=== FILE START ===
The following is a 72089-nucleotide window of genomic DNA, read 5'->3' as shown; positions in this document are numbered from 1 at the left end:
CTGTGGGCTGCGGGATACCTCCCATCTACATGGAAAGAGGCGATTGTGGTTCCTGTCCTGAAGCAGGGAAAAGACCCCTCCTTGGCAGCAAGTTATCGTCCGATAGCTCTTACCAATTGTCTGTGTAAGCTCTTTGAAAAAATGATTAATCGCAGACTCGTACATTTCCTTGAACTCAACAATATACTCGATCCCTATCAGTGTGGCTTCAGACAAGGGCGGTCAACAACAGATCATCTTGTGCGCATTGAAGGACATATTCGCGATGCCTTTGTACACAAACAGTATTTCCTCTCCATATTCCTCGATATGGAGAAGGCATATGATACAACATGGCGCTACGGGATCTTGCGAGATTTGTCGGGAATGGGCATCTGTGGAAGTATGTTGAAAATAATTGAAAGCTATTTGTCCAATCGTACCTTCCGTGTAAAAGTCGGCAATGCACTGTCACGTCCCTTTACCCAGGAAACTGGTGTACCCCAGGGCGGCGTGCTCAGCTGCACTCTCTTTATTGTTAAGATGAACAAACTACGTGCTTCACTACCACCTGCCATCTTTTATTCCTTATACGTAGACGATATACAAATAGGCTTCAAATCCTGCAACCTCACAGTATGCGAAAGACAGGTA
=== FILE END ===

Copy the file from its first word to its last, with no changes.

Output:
The following is a 72089-nucleotide window of genomic DNA, read 5'->3' as shown; positions in this document are numbered from 1 at the left end:
CTGTGGGCTGCGGGATACCTCCCATCTACATGGAAAGAGGCGATTGTGGTTCCTGTCCTGAAGCAGGGAAAAGACCCCTCCTTGGCAGCAAGTTATCGTCCGATAGCTCTTACCAATTGTCTGTGTAAGCTCTTTGAAAAAATGATTAATCGCAGACTCGTACATTTCCTTGAACTCAACAATATACTCGATCCCTATCAGTGTGGCTTCAGACAAGGGCGGTCAACAACAGATCATCTTGTGCGCATTGAAGGACATATTCGCGATGCCTTTGTACACAAACAGTATTTCCTCTCCATATTCCTCGATATGGAGAAGGCATATGATACAACATGGCGCTACGGGATCTTGCGAGATTTGTCGGGAATGGGCATCTGTGGAAGTATGTTGAAAATAATTGAAAGCTATTTGTCCAATCGTACCTTCCGTGTAAAAGTCGGCAATGCACTGTCACGTCCCTTTACCCAGGAAACTGGTGTACCCCAGGGCGGCGTGCTCAGCTGCACTCTCTTTATTGTTAAGATGAACAAACTACGTGCTTCACTACCACCTGCCATCTTTTATTCCTTATACGTAGACGATATACAAATAGGCTTCAAATCCTGCAACCTCACAGTATGCGAAAGACAGGTA